RICHMOND, VA (WWBT) - Maintaining a good credit score takes a lot of financial discipline. Experts will tell you not to apply for more credit cards than you can really afford to pay off but what do you do if a card issuer just opens a line of credit for you without even asking?
Opening and closing credit cards can have a negative impact on your credit score. Jessica Fullerton has impeccable credit, but the reward she recently got wasn't one she wanted.
When it comes to money management, NBC12 Producer Jessica Fullerton considers herself pretty skillful. She has a credit score to beat the band and tries to handle her money responsibly. Hence the trip to her Wachovia branch to open a savings account.
"She suggested a money market, so I opened one and that was that. She just sent me on my way," said Jessica.
A week later, Wachovia sent Jessica a new visa credit card.
"I took it to the bank and was like, what's this? I didn't apply for this," she said.
Jessica says the bank rep went back through the money market transaction, and all the fine print, and couldn't find anything indicating a credit card would or could be issued.
"She was on the phone with the credit card people when I was in the office. And the best explanation that they could give her was that she has excellent credit, that's why we sent it to her," Jessica said.
The bank canceled the account and destroyed the card, but for a woman with a sparkling credit report...there was a problem.
"You always read about when you close credit cards, it can harm your credit score and that's what I was most concerned about," Jessica said.
"On the surface, it sounds very unusual," said Credit counselor Bruce McClary, Clearpoint Credit Counseling.
McClary says what happened to Jessica doesn't happen as often as it used to, but when a bank sees a chance to improve its portfolio... It might jump at it.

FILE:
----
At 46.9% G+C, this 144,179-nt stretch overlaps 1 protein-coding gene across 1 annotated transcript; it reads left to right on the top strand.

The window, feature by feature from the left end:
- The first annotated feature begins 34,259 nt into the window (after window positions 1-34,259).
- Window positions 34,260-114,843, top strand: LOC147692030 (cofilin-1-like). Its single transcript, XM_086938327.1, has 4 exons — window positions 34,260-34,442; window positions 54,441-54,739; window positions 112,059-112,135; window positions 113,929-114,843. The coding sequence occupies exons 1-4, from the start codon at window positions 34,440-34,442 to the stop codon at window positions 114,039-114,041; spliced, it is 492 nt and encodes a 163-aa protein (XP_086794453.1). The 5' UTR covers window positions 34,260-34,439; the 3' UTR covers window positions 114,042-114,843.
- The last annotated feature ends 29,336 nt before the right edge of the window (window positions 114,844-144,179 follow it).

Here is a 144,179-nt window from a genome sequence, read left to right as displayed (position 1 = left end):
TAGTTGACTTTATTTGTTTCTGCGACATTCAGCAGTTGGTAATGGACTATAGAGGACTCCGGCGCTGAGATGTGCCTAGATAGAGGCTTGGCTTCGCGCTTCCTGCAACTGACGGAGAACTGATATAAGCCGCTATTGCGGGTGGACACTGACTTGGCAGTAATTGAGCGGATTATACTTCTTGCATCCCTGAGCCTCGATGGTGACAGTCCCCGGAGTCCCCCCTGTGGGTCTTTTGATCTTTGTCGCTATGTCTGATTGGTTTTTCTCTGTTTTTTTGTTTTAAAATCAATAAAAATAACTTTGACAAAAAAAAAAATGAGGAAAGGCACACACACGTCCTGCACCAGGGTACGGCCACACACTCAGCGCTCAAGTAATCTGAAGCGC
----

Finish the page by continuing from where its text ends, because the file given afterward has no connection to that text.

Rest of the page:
"When you get those kinds of offers, they're dangling a big carrot out there in front of you and they're hoping that you're gonna come in, charge some things up, pay the interest rate they're asking you to pay and those kinds of things," said McClary.
Wachovia wouldn't talk about Jessica's specific case, but in a statement said: "We do not issue credit cards to any customer unless the customer applied for... the card and was approved for it... if a situation arises where a customer claims to have never applied for... a card, we promptly investigate the issue and, consistent with the customer's request, close the account. When the account is closed, it is reported as a voluntary closure, which has a minimal impact on fico scores...."
McClary agrees. If you don't actually activate the card, your credit should be okay.
"In situations where you get credit card offers, if you don't activate it, still check it out with the bank to make sure that nothing shows up on your credit report that indicates any activity surrounding this account," said McClary.
If activity does show up on your credit report, McClary says you have a valid complaint to lodge with the credit bureaus to have the activity removed.
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